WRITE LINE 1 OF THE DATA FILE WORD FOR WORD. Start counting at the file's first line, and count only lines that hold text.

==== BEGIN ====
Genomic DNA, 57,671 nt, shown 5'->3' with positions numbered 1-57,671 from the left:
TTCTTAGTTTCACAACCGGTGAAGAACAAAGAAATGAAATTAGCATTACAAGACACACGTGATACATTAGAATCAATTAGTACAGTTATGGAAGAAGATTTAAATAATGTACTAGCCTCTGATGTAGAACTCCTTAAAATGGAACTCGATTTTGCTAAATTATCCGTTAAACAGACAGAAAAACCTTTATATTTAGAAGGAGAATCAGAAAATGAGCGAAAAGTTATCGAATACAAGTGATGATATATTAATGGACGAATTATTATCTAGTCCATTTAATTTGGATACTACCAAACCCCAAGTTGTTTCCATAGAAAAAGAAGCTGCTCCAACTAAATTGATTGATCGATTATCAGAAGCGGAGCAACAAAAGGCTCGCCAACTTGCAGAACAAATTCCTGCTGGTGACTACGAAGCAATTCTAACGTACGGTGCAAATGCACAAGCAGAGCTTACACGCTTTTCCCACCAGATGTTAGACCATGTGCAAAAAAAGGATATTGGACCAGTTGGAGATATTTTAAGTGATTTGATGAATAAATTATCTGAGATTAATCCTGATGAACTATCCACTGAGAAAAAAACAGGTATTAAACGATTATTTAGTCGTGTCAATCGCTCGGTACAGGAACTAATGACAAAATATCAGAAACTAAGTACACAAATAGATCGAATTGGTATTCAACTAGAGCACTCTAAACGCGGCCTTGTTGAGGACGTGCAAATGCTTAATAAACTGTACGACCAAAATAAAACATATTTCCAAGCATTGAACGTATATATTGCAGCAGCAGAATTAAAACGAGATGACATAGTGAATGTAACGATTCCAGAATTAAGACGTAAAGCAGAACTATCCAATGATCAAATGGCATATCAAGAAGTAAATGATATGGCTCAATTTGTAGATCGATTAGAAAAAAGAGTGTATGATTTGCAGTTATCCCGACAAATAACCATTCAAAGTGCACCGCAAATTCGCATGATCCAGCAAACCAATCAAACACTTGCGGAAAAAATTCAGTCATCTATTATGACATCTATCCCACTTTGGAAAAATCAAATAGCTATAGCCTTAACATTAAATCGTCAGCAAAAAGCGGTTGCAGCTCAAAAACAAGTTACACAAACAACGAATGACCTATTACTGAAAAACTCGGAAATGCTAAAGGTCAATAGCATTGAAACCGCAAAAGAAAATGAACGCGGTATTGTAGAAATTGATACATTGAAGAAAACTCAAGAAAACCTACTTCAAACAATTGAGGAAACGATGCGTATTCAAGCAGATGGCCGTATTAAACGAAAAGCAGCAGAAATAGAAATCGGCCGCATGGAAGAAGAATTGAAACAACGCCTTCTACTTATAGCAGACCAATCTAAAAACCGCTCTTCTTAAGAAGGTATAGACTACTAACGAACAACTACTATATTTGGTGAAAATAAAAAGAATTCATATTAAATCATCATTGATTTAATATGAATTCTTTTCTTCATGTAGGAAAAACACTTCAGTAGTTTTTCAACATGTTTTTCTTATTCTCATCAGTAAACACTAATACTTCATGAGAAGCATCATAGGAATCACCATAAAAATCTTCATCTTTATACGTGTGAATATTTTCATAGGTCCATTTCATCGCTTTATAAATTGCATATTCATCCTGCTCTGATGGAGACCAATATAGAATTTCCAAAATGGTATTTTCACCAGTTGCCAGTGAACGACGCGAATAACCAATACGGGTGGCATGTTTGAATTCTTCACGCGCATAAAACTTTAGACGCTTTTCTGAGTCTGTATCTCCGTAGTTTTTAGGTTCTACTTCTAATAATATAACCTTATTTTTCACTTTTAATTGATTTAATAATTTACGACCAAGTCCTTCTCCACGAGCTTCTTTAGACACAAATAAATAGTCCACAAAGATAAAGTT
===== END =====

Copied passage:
Genomic DNA, 57,671 nt, shown 5'->3' with positions numbered 1-57,671 from the left: